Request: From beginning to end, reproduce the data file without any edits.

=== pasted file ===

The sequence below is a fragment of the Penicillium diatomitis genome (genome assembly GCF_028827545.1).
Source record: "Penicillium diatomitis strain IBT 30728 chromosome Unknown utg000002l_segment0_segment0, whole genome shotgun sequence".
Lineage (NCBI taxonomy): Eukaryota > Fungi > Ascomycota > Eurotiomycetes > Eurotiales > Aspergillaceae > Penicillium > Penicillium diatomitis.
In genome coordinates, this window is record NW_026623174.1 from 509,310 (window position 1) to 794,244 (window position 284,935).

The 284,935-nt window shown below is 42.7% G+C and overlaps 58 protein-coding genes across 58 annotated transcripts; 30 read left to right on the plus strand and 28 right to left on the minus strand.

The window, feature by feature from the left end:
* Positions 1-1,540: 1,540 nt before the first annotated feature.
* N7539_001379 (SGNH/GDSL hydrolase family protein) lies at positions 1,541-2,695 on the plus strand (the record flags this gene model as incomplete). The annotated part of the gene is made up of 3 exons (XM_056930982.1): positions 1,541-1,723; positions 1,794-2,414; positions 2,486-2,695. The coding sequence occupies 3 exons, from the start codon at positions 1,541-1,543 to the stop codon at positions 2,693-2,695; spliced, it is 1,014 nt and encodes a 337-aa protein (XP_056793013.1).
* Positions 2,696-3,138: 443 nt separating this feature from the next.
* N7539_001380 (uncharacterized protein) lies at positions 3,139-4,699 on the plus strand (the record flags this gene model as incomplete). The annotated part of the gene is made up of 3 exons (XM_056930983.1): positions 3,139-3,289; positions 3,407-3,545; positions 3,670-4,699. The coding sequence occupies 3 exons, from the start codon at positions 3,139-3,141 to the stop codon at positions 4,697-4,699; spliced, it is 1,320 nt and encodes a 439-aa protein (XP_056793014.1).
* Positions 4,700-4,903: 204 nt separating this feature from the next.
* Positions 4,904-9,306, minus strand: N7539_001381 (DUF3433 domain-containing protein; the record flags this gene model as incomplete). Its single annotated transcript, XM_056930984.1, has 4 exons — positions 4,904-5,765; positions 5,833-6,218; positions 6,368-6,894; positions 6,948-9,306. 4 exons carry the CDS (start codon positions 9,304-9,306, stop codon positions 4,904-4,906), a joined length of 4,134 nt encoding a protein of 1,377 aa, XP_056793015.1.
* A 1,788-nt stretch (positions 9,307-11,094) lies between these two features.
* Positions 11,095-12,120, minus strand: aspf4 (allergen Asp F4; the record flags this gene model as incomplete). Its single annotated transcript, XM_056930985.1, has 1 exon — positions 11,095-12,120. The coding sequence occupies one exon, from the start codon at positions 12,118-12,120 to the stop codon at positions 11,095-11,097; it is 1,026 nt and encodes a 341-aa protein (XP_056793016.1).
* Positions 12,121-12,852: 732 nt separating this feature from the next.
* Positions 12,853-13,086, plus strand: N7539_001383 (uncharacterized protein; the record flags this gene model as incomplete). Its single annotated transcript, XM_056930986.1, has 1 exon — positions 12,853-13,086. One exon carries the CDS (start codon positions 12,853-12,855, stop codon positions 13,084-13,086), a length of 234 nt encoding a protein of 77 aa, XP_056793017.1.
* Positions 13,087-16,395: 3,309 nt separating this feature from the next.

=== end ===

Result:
The sequence below is a fragment of the Penicillium diatomitis genome (genome assembly GCF_028827545.1).
Source record: "Penicillium diatomitis strain IBT 30728 chromosome Unknown utg000002l_segment0_segment0, whole genome shotgun sequence".
Lineage (NCBI taxonomy): Eukaryota > Fungi > Ascomycota > Eurotiomycetes > Eurotiales > Aspergillaceae > Penicillium > Penicillium diatomitis.
In genome coordinates, this window is record NW_026623174.1 from 509,310 (window position 1) to 794,244 (window position 284,935).

The 284,935-nt window shown below is 42.7% G+C and overlaps 58 protein-coding genes across 58 annotated transcripts; 30 read left to right on the plus strand and 28 right to left on the minus strand.

The window, feature by feature from the left end:
* Positions 1-1,540: 1,540 nt before the first annotated feature.
* N7539_001379 (SGNH/GDSL hydrolase family protein) lies at positions 1,541-2,695 on the plus strand (the record flags this gene model as incomplete). The annotated part of the gene is made up of 3 exons (XM_056930982.1): positions 1,541-1,723; positions 1,794-2,414; positions 2,486-2,695. The coding sequence occupies 3 exons, from the start codon at positions 1,541-1,543 to the stop codon at positions 2,693-2,695; spliced, it is 1,014 nt and encodes a 337-aa protein (XP_056793013.1).
* Positions 2,696-3,138: 443 nt separating this feature from the next.
* N7539_001380 (uncharacterized protein) lies at positions 3,139-4,699 on the plus strand (the record flags this gene model as incomplete). The annotated part of the gene is made up of 3 exons (XM_056930983.1): positions 3,139-3,289; positions 3,407-3,545; positions 3,670-4,699. The coding sequence occupies 3 exons, from the start codon at positions 3,139-3,141 to the stop codon at positions 4,697-4,699; spliced, it is 1,320 nt and encodes a 439-aa protein (XP_056793014.1).
* Positions 4,700-4,903: 204 nt separating this feature from the next.
* Positions 4,904-9,306, minus strand: N7539_001381 (DUF3433 domain-containing protein; the record flags this gene model as incomplete). Its single annotated transcript, XM_056930984.1, has 4 exons — positions 4,904-5,765; positions 5,833-6,218; positions 6,368-6,894; positions 6,948-9,306. 4 exons carry the CDS (start codon positions 9,304-9,306, stop codon positions 4,904-4,906), a joined length of 4,134 nt encoding a protein of 1,377 aa, XP_056793015.1.
* A 1,788-nt stretch (positions 9,307-11,094) lies between these two features.
* Positions 11,095-12,120, minus strand: aspf4 (allergen Asp F4; the record flags this gene model as incomplete). Its single annotated transcript, XM_056930985.1, has 1 exon — positions 11,095-12,120. The coding sequence occupies one exon, from the start codon at positions 12,118-12,120 to the stop codon at positions 11,095-11,097; it is 1,026 nt and encodes a 341-aa protein (XP_056793016.1).
* Positions 12,121-12,852: 732 nt separating this feature from the next.
* Positions 12,853-13,086, plus strand: N7539_001383 (uncharacterized protein; the record flags this gene model as incomplete). Its single annotated transcript, XM_056930986.1, has 1 exon — positions 12,853-13,086. One exon carries the CDS (start codon positions 12,853-12,855, stop codon positions 13,084-13,086), a length of 234 nt encoding a protein of 77 aa, XP_056793017.1.
* Positions 13,087-16,395: 3,309 nt separating this feature from the next.